Apple Inc. should have listened to its experts. It didn’t.
Now, the company is experiencing the limits of goodwill and the corrosive effects of public dissembling.
News reports indicate an Apple engineer and others at an unidentified service provider in 2009 warned the company of reception problems with the iPhone 4’s design.
I don’t know exactly what Apple did when the engineers voiced their concerns but obviously the company went ahead to build the iPhone 4 with the antenna embedded in the housing.
Now, Apple is facing complaints about dropped calls from customers and got a black eye from Consumer Reports magazine, which after conducting some controlled tests declined to endorse the Apple smartphone. In fact, Consumer Reports cautioned against buying the phone and suggested Apple pay for the fix, a rubber “bumper” that effectively shields the waning signals from degradation.
Apple didn’t handle the entire event right from the beginning. After making the first blunder of not listening to its engineers, the company muddled up the situation by offering explanations that even many of its most ardent fans could not believe.
One of Apple’s the-goat-ate-my-homework explanations included the befuddling “simple and surprising” fact that: “the formula we use to calculate how many bars of signal strength to display is totally wrong,” the company said in a statement.
Apple added: “Our formula, in many instances, mistakenly displays 2 more bars than it should for a given signal strength. For example, we sometimes display 4 bars when we should be displaying as few as 2 bars.”
Many frustrated iPhone buyers and AT&T customers thought that explanation was a load of hogwash. The real culprit, according to the Consumer Reports investigation was the iPhone 4’s antenna design. On Friday, July 16, Apple will presumably offer additional explanations.
What has this debacle cost the company? A bundle in market value and even more in lost goodwill. Apple formally released the iPhone 4 on June 24 and since then the company’s market capitalization has fallen more than $10 billion.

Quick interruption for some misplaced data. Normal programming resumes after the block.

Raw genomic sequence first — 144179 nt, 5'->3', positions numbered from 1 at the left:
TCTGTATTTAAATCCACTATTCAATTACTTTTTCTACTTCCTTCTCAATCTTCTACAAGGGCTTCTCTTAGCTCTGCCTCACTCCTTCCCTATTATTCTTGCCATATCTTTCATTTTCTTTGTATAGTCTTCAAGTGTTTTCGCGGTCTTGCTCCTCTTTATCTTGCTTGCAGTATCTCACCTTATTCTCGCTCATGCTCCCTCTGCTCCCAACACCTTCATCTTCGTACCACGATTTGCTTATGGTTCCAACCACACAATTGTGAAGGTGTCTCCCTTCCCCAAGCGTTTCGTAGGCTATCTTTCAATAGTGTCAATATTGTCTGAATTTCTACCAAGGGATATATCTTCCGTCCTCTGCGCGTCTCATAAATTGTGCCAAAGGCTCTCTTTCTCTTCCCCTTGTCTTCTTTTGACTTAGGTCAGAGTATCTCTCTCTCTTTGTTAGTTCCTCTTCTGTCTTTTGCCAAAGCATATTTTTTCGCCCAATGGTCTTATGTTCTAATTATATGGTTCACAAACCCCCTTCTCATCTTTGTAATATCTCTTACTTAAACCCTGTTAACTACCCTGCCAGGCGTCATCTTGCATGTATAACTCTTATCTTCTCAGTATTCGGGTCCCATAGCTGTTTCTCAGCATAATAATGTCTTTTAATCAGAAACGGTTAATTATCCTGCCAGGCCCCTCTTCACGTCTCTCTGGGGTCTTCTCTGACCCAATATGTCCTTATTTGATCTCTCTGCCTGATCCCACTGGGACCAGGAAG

The shares rose to a record high in June ahead of the iPhone 4 release, propelling the company past Microsoft Corp., as the world’s most valuable technology company, but began declining after Apple customers reported problems with the antenna.
As at Thursday, July 15, Apple’s market value was $228.8 billion, down $17 billion from $244.8 billion on June 24 and well below the all time high of $253.88 billion from June 21.
What may prove even more costly to Apple is the goodwill it is losing and may further lose if it continues to ignore customer concerns or talk to its varied audiences in idiotic techno-jargons. At this point, a recall or an offer to give each iPhone 4 buyer the “bumper” could save the company a lot of unnecessary headache.
Apple has built a large following of fans that swear by the company and buy not only its products but also its publicly traded shares. On the other hand, the company also has a legion of consumers that abhors its business policies—such as the exclusive contract with AT&T as the sole seller of iPhones in the United States—and would like nothing but to see it fall flat on its face.
Apple can easily shake off the iPhone 4 problem. However, the controversy has already smeared the company’s carefully cultivated image as the world’s most innovative consumer electronic company. That’s an opening rivals will be keen to exploit.